Brexit and Travel

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We are only a handful of days away from Brexit and at this point the British Parliament still has yet to approve a deal. So, what does this mean? The short answer is we don’t really know. What we do know is that one of three things will happen on March 29th – 1) Parliament agrees to a deal with the EU, 2) The UK requests an extension, or 3) The UK crashes out with what is known as a “Hard Brexit.” While many articles could be written on each of these scenarios, we are going to focus on some of the travel related aspects and how your trip(s) may be affected.

Businesses and certain government entities are preparing for the unknown. Airline caterer Gate Gourmet is stockpiling meals in the UK to avoid an potential disruption while Heathrow is making sure they have enough of the various EU-sourced goods that allow them to properly do their jobs, such as gloves and scanners.

British Airways stated that customers should expect to see no disruptions of service and that they will continue to service all of their destinations regardless of whether a deal is reached. easyJet created a new company, easyJet Europe and physically moved planes to the continent as the uncertainty grows. Going back to BA, they are in an interesting spot, as their parent company IAG has stakes in a number of European airlines – Iberia, Aer Lingus, Norwegian, and Vueling. With IAG’s headquarters located squarely in the UK – they are currently decidedly British. IAG is currently working to ensure that it is seen as a European company post-Brexit in a no-deal scenario to protect its European routes.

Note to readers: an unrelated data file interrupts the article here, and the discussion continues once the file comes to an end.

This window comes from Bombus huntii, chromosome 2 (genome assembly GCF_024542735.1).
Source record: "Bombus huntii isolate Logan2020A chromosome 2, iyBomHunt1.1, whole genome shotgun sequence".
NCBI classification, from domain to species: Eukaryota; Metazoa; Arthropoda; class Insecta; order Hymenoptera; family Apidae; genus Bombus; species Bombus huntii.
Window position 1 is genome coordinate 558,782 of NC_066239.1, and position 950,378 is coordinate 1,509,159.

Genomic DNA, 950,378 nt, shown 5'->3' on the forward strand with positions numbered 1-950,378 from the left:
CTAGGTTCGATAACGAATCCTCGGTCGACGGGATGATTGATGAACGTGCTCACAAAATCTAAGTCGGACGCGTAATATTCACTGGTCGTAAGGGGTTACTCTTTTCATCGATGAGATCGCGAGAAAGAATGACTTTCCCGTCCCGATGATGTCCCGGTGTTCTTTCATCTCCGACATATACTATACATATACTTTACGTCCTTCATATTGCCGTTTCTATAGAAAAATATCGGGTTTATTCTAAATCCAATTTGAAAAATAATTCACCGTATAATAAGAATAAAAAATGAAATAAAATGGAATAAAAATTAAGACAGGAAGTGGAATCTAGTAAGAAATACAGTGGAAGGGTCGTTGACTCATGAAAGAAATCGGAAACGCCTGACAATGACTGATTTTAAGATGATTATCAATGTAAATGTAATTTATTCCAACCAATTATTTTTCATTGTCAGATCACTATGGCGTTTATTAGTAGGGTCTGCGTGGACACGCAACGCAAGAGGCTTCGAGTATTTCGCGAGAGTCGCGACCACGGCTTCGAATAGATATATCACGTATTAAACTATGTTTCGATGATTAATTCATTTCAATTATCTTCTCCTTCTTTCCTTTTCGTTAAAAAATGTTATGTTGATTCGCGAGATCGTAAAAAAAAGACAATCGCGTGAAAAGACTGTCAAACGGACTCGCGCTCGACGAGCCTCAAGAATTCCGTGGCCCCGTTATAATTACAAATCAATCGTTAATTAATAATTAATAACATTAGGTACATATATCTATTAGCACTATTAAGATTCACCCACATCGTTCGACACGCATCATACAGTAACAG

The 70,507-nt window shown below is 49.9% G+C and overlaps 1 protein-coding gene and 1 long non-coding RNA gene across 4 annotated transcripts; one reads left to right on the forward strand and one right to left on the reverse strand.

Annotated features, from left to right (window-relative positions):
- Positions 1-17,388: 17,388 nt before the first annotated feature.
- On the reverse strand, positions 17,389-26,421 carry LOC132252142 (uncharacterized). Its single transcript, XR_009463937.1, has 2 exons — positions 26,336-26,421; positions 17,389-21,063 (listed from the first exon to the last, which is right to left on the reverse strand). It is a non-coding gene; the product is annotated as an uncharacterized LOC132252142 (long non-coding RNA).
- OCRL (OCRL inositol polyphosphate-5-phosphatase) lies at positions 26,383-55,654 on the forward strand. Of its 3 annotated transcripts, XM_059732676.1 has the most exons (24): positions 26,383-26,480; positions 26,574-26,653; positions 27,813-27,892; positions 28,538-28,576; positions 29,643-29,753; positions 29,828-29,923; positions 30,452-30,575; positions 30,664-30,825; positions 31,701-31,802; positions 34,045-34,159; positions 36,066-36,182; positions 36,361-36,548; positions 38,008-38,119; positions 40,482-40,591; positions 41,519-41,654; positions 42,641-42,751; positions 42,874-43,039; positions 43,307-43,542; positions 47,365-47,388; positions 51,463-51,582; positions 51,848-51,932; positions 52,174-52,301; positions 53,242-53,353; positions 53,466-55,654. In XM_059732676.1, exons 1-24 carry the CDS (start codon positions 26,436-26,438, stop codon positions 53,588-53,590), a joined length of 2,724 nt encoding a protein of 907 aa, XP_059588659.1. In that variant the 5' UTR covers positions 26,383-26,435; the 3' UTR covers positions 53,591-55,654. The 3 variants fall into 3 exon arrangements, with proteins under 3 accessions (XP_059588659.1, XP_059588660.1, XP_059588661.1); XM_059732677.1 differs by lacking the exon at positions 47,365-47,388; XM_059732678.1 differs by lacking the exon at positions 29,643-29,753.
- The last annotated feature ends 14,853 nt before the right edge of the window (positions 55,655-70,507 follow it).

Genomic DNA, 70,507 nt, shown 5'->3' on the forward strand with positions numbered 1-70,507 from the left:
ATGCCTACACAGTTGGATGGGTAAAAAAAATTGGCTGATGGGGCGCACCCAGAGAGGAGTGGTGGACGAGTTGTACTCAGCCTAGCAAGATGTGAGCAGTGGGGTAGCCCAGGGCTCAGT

The part that most readers will care about is the future state of air travel to and from the UK. The best case scenario (in my opinion) is that everything stays the same. In a no-deal scenario would certainly lead to higher fares and immigration issues. On top of those unwanted affects, there is the potential for as many as 5 million tickets to be canceled due to flight caps that could be imposed in the face of no-deal.

Citizens of the United States will need to obtain travel authorization to enter the EU beginning in 2021 and a no-deal scenario would certainly place British citizens in the same boat. While the financial burden would amount to under $10 USD for a 3 year authorization, this process and cost is a far cry from the free movement to which British citizens are currently familiar.

I am no expert on any of these matters, but from where I sit it appears that the uncertainty isn’t receding and anxiety is only growing. Perhaps one of you smarter readers can figure something out for Europe??

…so, if you want to read the 585 page agreement as it currently stands, please go right ahead!

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